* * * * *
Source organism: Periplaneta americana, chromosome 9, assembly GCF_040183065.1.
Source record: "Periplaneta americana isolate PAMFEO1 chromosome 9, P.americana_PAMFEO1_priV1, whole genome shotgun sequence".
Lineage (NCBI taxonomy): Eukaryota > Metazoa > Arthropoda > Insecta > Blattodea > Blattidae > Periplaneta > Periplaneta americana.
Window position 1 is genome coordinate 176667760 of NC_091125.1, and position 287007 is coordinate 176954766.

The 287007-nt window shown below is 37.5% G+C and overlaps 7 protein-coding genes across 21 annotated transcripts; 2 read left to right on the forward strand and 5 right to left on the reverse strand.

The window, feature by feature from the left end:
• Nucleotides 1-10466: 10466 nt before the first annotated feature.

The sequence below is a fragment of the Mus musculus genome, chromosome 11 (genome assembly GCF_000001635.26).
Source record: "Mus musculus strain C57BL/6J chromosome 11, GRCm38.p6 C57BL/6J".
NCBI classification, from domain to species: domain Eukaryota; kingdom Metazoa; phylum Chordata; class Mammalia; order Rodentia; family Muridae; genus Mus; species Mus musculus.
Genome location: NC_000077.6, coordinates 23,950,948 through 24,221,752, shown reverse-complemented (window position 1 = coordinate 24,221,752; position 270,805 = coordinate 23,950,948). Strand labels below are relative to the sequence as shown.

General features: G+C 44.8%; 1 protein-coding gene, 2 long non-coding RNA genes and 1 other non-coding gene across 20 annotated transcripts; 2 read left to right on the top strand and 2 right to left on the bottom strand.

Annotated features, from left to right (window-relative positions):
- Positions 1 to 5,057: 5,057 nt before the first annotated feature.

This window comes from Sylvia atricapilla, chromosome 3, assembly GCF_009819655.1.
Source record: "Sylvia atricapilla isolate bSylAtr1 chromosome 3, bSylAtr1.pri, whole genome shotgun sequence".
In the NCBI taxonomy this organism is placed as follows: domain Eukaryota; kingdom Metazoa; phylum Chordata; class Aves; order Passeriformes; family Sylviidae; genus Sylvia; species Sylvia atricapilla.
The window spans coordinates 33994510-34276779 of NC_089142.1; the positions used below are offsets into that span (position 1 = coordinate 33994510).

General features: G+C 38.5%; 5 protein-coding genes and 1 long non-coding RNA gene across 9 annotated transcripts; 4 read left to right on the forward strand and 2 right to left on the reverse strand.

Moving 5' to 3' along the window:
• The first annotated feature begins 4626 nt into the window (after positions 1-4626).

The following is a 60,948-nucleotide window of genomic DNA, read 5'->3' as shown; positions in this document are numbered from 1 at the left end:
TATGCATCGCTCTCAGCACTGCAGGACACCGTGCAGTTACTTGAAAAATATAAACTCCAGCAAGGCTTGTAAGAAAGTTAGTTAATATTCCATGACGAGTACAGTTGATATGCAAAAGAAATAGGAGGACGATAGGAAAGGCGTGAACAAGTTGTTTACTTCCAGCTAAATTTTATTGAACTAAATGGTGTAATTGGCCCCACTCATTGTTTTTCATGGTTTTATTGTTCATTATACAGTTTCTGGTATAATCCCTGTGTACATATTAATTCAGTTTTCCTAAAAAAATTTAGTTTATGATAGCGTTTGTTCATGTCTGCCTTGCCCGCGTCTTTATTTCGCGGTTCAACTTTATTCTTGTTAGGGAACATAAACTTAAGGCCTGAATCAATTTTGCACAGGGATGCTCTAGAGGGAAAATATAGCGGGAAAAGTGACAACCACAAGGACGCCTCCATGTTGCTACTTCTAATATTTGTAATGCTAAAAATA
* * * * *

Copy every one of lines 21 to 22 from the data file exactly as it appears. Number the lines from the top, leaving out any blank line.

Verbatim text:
• The first annotated feature begins 4626 nt into the window (after positions 1-4626).

The following is a 60,948-nucleotide window of genomic DNA, read 5'->3' as shown; positions in this document are numbered from 1 at the left end: